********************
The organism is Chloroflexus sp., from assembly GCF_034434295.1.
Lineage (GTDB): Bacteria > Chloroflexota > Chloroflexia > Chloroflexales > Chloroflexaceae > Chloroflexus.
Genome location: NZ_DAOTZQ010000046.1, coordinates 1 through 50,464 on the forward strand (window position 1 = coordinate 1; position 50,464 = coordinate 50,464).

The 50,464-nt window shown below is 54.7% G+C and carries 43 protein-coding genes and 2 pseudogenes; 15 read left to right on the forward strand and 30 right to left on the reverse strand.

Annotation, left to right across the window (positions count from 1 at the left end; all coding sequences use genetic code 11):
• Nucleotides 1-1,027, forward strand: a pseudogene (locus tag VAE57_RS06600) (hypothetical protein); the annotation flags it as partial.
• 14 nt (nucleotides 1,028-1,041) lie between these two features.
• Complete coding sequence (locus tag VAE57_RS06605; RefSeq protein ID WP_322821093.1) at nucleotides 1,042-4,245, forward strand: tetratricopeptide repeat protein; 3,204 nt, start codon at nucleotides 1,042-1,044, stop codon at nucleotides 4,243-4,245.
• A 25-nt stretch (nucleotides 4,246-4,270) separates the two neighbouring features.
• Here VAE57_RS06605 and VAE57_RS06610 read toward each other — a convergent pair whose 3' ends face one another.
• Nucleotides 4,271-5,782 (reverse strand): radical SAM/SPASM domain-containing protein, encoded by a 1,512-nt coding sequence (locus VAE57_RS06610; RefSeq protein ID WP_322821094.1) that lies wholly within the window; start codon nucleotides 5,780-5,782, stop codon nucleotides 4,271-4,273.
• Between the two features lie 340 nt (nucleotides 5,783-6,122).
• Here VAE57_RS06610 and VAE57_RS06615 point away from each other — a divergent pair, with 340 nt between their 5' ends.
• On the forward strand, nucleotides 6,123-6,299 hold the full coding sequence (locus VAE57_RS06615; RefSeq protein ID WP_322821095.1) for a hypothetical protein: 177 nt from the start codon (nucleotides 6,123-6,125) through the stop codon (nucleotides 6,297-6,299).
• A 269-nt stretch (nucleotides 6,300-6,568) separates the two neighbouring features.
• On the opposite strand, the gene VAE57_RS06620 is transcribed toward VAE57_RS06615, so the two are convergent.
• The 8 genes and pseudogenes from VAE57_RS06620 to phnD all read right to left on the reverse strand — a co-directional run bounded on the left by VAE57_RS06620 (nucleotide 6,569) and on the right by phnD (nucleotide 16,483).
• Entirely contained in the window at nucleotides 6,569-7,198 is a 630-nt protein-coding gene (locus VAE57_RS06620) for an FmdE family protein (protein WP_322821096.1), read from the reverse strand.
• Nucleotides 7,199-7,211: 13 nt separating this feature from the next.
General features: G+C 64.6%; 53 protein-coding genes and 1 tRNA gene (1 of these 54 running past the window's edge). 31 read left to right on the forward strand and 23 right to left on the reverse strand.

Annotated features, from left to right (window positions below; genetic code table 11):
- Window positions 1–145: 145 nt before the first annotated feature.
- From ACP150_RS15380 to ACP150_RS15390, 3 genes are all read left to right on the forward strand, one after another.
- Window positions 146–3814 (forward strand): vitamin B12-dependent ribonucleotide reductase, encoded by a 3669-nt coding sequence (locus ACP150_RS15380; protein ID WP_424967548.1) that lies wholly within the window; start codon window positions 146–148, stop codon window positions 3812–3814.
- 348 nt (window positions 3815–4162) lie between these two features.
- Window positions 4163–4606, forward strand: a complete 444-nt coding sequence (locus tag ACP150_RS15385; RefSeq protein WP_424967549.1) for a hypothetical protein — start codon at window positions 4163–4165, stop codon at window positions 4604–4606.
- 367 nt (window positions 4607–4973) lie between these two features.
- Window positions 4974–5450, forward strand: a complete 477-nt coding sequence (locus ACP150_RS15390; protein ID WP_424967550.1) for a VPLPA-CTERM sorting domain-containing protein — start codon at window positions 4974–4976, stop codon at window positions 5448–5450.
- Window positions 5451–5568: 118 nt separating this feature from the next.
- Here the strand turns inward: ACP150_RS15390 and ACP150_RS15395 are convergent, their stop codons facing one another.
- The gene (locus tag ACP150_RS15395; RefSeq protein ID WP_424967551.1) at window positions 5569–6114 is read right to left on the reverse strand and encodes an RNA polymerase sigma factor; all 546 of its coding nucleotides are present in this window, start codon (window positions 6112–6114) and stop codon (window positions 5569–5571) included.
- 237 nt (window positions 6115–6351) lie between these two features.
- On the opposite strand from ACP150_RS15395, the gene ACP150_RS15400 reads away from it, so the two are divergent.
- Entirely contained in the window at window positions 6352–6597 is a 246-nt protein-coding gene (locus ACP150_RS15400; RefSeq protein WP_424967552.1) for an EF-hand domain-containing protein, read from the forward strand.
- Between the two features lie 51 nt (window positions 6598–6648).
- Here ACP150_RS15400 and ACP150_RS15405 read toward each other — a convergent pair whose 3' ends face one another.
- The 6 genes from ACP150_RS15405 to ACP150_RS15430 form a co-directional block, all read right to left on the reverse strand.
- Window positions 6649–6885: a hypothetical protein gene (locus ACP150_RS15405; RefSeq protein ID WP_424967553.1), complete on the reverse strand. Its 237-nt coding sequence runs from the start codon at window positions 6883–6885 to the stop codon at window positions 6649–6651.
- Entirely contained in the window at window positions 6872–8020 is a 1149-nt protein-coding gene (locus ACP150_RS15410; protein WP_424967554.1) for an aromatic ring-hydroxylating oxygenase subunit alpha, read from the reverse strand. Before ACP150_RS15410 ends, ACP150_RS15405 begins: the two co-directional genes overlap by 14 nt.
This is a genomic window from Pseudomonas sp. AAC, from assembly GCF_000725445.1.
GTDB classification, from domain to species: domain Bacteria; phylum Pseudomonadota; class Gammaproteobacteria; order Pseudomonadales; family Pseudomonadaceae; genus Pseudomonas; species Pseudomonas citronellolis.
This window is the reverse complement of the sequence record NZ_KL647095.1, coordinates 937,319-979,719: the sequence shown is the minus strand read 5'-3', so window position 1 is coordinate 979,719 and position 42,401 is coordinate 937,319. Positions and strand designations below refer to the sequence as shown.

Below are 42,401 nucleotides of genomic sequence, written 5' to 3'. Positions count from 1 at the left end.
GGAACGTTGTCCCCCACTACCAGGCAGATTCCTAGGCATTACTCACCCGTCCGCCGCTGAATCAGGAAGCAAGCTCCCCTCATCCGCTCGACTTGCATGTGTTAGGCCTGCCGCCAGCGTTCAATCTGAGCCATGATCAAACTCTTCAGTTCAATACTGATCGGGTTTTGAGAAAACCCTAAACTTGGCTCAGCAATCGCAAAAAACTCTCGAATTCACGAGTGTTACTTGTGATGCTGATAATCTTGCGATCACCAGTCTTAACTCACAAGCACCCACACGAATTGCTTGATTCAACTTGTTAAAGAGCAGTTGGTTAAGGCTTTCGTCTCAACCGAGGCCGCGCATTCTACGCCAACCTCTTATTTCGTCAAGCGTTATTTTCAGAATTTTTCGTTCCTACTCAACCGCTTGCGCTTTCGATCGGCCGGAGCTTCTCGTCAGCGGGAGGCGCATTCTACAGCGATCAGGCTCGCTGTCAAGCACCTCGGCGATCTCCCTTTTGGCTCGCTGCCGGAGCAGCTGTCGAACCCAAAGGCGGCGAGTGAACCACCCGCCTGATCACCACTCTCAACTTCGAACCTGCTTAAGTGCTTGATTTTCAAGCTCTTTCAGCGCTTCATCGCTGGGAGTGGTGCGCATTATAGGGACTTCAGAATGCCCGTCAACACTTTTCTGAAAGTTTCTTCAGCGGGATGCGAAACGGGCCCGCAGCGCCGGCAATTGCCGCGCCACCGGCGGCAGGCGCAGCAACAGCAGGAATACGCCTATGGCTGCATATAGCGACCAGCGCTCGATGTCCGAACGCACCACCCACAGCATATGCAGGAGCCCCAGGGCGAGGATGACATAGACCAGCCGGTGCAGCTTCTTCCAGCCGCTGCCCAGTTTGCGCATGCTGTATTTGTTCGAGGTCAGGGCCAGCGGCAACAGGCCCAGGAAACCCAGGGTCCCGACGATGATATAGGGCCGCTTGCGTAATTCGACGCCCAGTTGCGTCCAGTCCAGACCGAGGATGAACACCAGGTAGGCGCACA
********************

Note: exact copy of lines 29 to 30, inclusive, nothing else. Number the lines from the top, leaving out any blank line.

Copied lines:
- Window positions 5451–5568: 118 nt separating this feature from the next.
- Here the strand turns inward: ACP150_RS15390 and ACP150_RS15395 are convergent, their stop codons facing one another.